Funnily enough, one call we got was from a bloke who wouldn’t believe Wilma & I that the grubs in his hive were hive beetle larvae. Even after he brought some around to show us. He reckoned they were blow fly maggots, on account that some flies were hanging around his hive. We haven’t heard from him since.

I believe the hive is quite strong the package had 12,000 of them and only ~15 dead (old looking) bees have been counted near the hive (not accounting for bees lost during foraging and other ways etc). Within 1 week they had almost filled 3 frames with comb, haven’t checked since due to poor weather and wanting them to do their thing.

I’ve “closed” the core flute and ordered some of the vegetable oil beetle traps to help reduce the adult beetle numbers. Besides removing any damaged comb in the coming week and killing any beetles I see, is there much more I can do to assist them? Afterall they’ve survived for millions of years without us…

I appreciated your knowledge

I think you should do a brood inspection sooner, rather than later, just to remove any damaged comb, containing beetle larvae, and/or eggs. Also check the screen for any grubs, damaged bees or larvae/pupae.

The bloke who didn’t believe me or my wife said that he only saw one beetle in his hive, so therefore it couldn’t be beetle larvae. The other phone calls we got were from slime-outs, which means the colonies didn’t remain in the hives. Beetle slime is a bee repellent, which will result in the colony absconding if it can’t overwhelm the beetle damage.

Yep i think youre spot of jeff, found these on the coreflute just now when i got home

Theres a fair few, whats tge course of action

The course of action would ideally be to get the colony into a different brood box on clean frames with a frame of open brood from another hive. If any of the frames are still good, you can include them.

Try to avoid any of the larvae making it to ground, which is where they will complete their life cycle. Tiny grubs wont amount to much, the big ones will, which are the ones you want to keep away from the ground. Funny enough, the tiny grubs still turn into beetles, however tiny. Studies in Texas concluded that tiny hive beetles are too small to reproduce.

The frame of open brood, if you can get one will help in holding the colony in whatever brood box you decide to use.

Dont have any stored brood the veetles hava massacared everything

The priority will be to prevent the colony from absconding, therefore if you can beg or borrow one from someone, like this afternoon, that would be good.

Dont know of anyone nearby

What i decided to do was I cut out all the useless comb that had been destroyed by beetles and their lavae, killer all the beetled i could find ~25 and lavae

Ive now put back in the “good” frames and left one frame out as i believe the bees were struggling to keep all the comb covered and thus beetle free.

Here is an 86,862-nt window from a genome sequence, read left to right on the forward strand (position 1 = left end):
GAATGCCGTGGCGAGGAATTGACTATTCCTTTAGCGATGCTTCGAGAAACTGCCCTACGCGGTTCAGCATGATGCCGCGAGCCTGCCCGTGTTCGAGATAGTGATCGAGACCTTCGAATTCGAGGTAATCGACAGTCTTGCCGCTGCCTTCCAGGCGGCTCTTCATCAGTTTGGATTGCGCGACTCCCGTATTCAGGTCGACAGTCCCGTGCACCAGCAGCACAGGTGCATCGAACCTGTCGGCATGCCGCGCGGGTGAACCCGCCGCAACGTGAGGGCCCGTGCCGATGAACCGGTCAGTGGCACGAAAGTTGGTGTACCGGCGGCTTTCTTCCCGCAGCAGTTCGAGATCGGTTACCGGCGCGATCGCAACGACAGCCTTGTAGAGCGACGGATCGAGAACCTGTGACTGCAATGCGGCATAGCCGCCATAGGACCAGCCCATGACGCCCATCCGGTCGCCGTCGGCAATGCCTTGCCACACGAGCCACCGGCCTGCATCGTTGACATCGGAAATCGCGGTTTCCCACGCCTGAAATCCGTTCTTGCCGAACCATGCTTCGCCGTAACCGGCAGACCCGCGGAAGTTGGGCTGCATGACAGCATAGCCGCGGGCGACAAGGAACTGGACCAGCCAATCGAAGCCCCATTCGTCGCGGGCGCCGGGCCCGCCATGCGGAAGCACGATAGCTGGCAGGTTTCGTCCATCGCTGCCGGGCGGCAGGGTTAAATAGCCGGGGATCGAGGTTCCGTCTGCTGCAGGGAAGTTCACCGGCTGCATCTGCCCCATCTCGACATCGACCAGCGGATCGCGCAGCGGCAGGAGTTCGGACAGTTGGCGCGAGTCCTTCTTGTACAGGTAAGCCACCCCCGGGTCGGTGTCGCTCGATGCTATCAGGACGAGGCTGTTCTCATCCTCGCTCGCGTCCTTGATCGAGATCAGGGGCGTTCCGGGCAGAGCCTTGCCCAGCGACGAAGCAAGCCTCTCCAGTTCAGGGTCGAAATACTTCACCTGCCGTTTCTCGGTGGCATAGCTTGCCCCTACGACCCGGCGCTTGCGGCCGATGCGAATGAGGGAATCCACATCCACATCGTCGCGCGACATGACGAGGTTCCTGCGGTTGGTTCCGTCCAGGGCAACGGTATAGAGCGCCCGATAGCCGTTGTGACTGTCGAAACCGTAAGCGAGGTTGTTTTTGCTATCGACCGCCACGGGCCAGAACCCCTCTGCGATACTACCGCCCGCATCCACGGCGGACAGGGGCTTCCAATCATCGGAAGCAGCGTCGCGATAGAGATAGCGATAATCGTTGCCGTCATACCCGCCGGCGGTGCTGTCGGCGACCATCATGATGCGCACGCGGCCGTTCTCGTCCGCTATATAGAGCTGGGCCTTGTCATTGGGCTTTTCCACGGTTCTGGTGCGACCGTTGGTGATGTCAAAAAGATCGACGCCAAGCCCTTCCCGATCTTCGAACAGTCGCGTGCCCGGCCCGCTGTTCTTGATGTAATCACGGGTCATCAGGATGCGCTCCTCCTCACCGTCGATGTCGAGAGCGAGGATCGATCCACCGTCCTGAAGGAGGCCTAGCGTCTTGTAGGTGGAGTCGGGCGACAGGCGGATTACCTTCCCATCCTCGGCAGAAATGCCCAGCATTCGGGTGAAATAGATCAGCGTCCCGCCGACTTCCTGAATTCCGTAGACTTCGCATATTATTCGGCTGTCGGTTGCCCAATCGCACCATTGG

Im going to looking creating a custom beetle trap to last until the ones i bought come in… fingers crossed

Save your time by not creating the custom beetle trap. I don’t use any traps at all. You could use the ones you bought, if you feel you need to catch them.

Looking at your last photo, it appears that the honey hasn’t been slimed, on account that it’s still dry to look at. Discard any honey that has the wet appearance.

I thought of a strategy for you: #1, you want to put the bees in a box that is void of any beetle slime odor. You could use the honey super, minus the flow frames as a temporary brood box. Use the crown board as a bottom board, with the original outside on the inside. Move the super forward, so as to create an entrance under the edge. Then use the frames without any slime for the bees to occupy. You can use a piece of cardboard as a temporary crown board under the flow roof.

It’s worth bearing in mind that the colony was counting on the destroyed brood, in order to keep the population going, those bees are aging. You will need to try to locate another beekeeper so that you can purchase a couple of frames of sealed & emerging bees, so that the population continues.

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Really sorry for the bad luck, Justin. But, welcome to the forum anyway! This is a great place to learn and be encouraged to keep trying til you succeed :sunglasses:


Yeah fingers crossed that they’ll pull through, Im going to put some “swiffer” sheets in this afternoon to hopefully stop the beetles from hiding… I had to cut out half the comb from all but 1 frame as the beetles had destroyed the brood sections. Hopefully there was enough brood on the remaining frame to keep them ticking over, i removed a frame to help keep bee to frame numbers higher but i suppose only time will tell if they make it…
if not it will be disappointing but ill be sure to try again, making sure I install a new package at the start of the season around mid October and not late January